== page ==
Cracking Helmets

I entered the Lake Sonoma Ricochet race with high hopes of doing well. I felt great all week and knew my bike was in tip-top shape, but it just wasn't my day. I had a good starting position, coming into the first climb in the top ten. The first half of the course is a very technical and loose downhill. Not even a mile into the race I caught the edge of an off-camber section and went down. Hard. It happened so fast. All I remember was flying towards the ground, head first. I got up to shake it off, but my eyesight was really blurry. Shit. I had thrown my glasses off the trail from the impact. At this point I was passed by the entire expert class. It took me a minute or two to finally find 1/2 of my prescription glasses. My race was over.

I walked my bike back up the hill before jumping back on, and headed back to the start area. To my wife's surprise I hobbled back to the car and assessed the damage. I had cracked my helmet, luckily not my head. I had a nice big scrape along my forearm and some nasty road rash on my out thigh. We had the paramedic come by to check me out for fear of a concussion. I felt fine, but totally bummed out for having to quit the race, something I've never done before. You can't race if you can't see.

The rest of the afternoon was fun. It was a sweltering 100º by the time the race leaders came by on their first lap. We spent the remainder of the race cheering everyone one and handing out bottles. My friend Ryan, also had another string of bad luck, snapping off his saddle. He managed to piece it back together with an inner tube, but ultimately called it quits after the 3rd lap.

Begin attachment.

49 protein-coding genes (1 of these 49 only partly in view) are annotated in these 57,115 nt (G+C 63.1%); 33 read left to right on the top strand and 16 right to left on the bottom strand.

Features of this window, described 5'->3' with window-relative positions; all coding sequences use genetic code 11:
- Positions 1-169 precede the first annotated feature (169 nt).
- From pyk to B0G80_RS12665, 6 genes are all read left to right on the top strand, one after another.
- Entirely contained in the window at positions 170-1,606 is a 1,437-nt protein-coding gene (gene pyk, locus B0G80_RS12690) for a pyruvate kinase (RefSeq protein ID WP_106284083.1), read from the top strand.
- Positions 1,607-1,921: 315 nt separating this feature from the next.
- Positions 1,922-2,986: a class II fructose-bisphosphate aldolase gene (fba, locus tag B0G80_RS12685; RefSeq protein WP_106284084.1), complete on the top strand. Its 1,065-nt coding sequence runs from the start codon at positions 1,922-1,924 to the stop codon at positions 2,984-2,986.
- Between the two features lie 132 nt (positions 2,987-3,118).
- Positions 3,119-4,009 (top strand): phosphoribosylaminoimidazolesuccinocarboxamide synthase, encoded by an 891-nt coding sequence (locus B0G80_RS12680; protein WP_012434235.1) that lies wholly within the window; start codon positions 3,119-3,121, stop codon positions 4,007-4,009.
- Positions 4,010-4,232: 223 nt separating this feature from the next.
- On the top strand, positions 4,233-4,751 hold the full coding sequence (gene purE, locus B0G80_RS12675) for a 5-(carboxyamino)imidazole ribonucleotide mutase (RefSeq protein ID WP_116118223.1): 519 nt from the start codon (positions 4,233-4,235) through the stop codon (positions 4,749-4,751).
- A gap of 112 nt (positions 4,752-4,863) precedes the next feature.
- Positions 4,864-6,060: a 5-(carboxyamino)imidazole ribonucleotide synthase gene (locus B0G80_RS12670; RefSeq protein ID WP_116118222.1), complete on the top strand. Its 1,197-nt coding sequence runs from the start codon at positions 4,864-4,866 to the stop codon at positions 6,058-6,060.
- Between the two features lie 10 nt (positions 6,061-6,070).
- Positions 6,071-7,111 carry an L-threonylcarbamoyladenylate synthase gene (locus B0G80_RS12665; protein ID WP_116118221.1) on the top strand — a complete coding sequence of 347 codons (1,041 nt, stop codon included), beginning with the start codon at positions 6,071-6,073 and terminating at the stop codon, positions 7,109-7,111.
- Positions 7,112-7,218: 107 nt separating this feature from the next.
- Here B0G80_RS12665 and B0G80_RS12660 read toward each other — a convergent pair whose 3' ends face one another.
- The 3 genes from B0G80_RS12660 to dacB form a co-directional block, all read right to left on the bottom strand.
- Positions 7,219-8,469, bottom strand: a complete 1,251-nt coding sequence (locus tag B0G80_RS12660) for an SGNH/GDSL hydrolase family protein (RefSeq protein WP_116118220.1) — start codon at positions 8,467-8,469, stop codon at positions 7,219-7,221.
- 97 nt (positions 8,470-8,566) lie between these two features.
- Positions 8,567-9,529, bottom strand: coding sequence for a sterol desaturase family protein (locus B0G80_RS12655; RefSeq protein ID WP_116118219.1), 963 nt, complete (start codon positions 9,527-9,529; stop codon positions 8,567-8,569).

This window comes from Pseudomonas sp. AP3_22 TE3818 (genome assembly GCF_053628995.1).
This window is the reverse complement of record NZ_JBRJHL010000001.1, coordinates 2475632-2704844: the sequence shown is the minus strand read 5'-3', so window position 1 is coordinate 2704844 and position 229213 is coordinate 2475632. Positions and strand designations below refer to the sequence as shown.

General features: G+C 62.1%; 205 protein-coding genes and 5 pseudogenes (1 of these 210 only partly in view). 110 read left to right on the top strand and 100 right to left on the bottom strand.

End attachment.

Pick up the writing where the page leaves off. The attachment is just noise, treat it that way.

I made a rookie mistake of going too hard in the beginning, but this time it was due to my lack of bike handling skills rather than fitness. It's easy to get caught up in a race with adrenaline pumping through your system. The past few races I've managed to pace myself, but have crashed consistently towards the beginning. This tells me I need to back off a bit and ride within my means. Handling skills, like fitness, doesn't develop overnight. Having been off a mountain bike for quite some time I've lost a lot of skill. Each race has been a tremendous learning experience from fitness, equipment choice, nutrition and overall skill.